One does not have to be an attorney or academic to know when someone’s been robbed of their constitutional intellectual property rights.

    Does not.

  11. Anon August 11, 2021 5:20 pm

    “more serious”…?

  12. B August 11, 2021 5:37 pm

    “The lawsuit seeks an unspecified amount of damages . . . for violations of the plaintiffs’ due process rights under the Fifth Amendment.”

    So in other words, the USPTO was acting too much like the Federal Circuit, who sees 5th Amendment due process as filler blah blah blah

    @ Annoyed “Which law firm filed the lawsuit? Dewey, Cheatem, and Howe?”

    Spoken like a government worker who has no regard for due process.

  13. Sky Price Warrior August 11, 2021 5:38 pm

    So, no one actually looked at the patent in question and noticed that it is exactly the sort of awful patent that the IPR system was designed to eliminate?

    I mean targeted advertising has been around for a while. Its not an innovation. Advertisers have used it for a century or more. Having a computer do it is similarly not innovative, every big and small tech company uses it and it is the core of most tech. companies business. None of whom got the idea from these people.

  14. Sick n Tired of PTAB August 12, 2021 11:52 am

    Sky Price Warrior

    Targeted Advertising did NOT exist in 1998. It was truly innovative for the time. Awful patent? Hopefully this was a mistake on your part, in that you did not understand the limited technology of that day (bandwidth, software, browsers, modems) I would hate to think you were truly that clueless on purpose.

  15. PAUL V MORINVILLE August 12, 2021 1:06 pm

    Sick n Tired, Sky Prince assumes that stuff invents itself. It’s the argument of monopolies who say “we could have invented that. And because we could have invented it, we are fully justified in stealing it, and that, little useless inventor, is why you can’t have protection. Besides, we have all the money, market and political power, so go back to your hole.”

    Sky Prince believes we should never let a good monopoly go to waste. He justifies that believing you are waste.

    For that reason, he deserves no response to his dribble. He is a hack.

  16. Concerned August 12, 2021 1:43 pm

    I intentionally placed documents from every Medicaid authority in the nation in my official record that revealed no State uses my process to avoid the routine, conventional and well understood argument. In fact, no field of any commerce uses my inventive concept.

    The USPTO still deemed the process routine, conventional and well understood with no rebuttal evidence, the USPTO merely said it was such.

    Perhaps intelligent life on Mars uses my process? I will ask one of the billionaires to check next time they are in space.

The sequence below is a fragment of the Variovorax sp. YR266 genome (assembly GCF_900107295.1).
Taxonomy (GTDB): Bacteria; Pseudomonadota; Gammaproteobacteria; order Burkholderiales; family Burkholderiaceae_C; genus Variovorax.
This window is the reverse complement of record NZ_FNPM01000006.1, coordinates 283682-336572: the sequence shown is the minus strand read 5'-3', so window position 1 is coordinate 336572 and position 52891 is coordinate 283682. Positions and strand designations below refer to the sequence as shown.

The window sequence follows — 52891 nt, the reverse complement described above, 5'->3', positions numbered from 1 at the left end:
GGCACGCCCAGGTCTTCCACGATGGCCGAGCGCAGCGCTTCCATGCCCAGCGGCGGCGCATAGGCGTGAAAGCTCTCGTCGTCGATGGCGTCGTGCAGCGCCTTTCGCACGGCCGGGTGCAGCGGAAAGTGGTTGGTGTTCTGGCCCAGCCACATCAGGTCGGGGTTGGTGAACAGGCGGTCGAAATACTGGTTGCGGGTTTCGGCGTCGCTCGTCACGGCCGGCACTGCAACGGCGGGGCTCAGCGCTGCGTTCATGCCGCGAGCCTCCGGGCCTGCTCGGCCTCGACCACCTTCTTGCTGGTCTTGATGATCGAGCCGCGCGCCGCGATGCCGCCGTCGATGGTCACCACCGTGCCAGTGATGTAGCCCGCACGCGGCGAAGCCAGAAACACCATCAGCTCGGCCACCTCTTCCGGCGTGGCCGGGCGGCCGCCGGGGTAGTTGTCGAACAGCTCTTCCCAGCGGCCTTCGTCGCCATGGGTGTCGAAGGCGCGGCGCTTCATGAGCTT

17. Sky Prince Warrior August 12, 2021 5:52 pm

    Hah, nice try.

    Targeted advertising has been around since the 70s. The notion that certain demographic groups preferentially like certain things IS obvious as of before 1998.

    Now, having a computer do that MIGHT be innovative. IF you either implement something real, or come up with a SPECIFIC way of doing it that no one thought of and was specifically copied. Google did both. The people who filed this patent did neither.

    Google monopoly is a problem … the way one overcomes it is by being better. There are other solutions, NONE of which involve taking those profits and giving it to a so called inventor who didn’t actually invent anything!

    Tell me, what was the specific algorithm that was copied here? There wasn’t one, it was the concept. I can patent a specific chair design, I can’t patent “thing you sit on” and then sue people for sitting!

    Google’s insight wasn’t to steal this idea and use its monopoly powers (which it didn’t even have back then!) to put it, Google insight is that one can use targeted advertising, combine it with search, and that can be profitable business model. Thats clever. Thats insightful. And the patent does not have that last point. Because these people never came up with it. Google did.

    You can stop Google from buying up all its competitors and stealing genuine innovative ideas. Targetted search is not one of those genuine innovative ideas. You can give people the resources to BUILD BETTER PRODUCTS, NOT simple give them to trolls. patenting obvious ideas, who are completely unproductive entities.

  18. BP August 12, 2021 8:47 pm

    “Google insight is that one can use targeted advertising, combine it with search, and that can be profitable business model.”

    Yes, indeed, an illegal business model. Rather than relevance (which is inferred, wink-wink), results are based on how much an advertiser pays. That’s unless the advertiser is backed by the VC arm, using intelligence gleaned from search engine and marketing data generated via paying advertisers to manipulate the system to the detriment of those paying advertisers. And, the positive feedback of the loop, the paying advertisers pay more and more as the illegal competition (i.e., cherry picked ad placement and higher search result rankings) rises to enrich the mothership while the mothership further screws them: if you’re not doing well, pay us more!

  19. Sky Price Warrior August 13, 2021 4:08 pm

    And that has to do with the patent in question how?

  20. Paul Morinville August 13, 2021 5:46 pm

    Sky Prince, You are the one who diverted the subject. The case is not about the patent. The case is about USPTO corruption and presumably it will lead to the role of Big Tech in that corruption, more specifically Google’s role in that corruption.

    But the question for you is: what does the patent have to do with the case? Perhaps you are deliberating trying to divert attention away from your paymasters?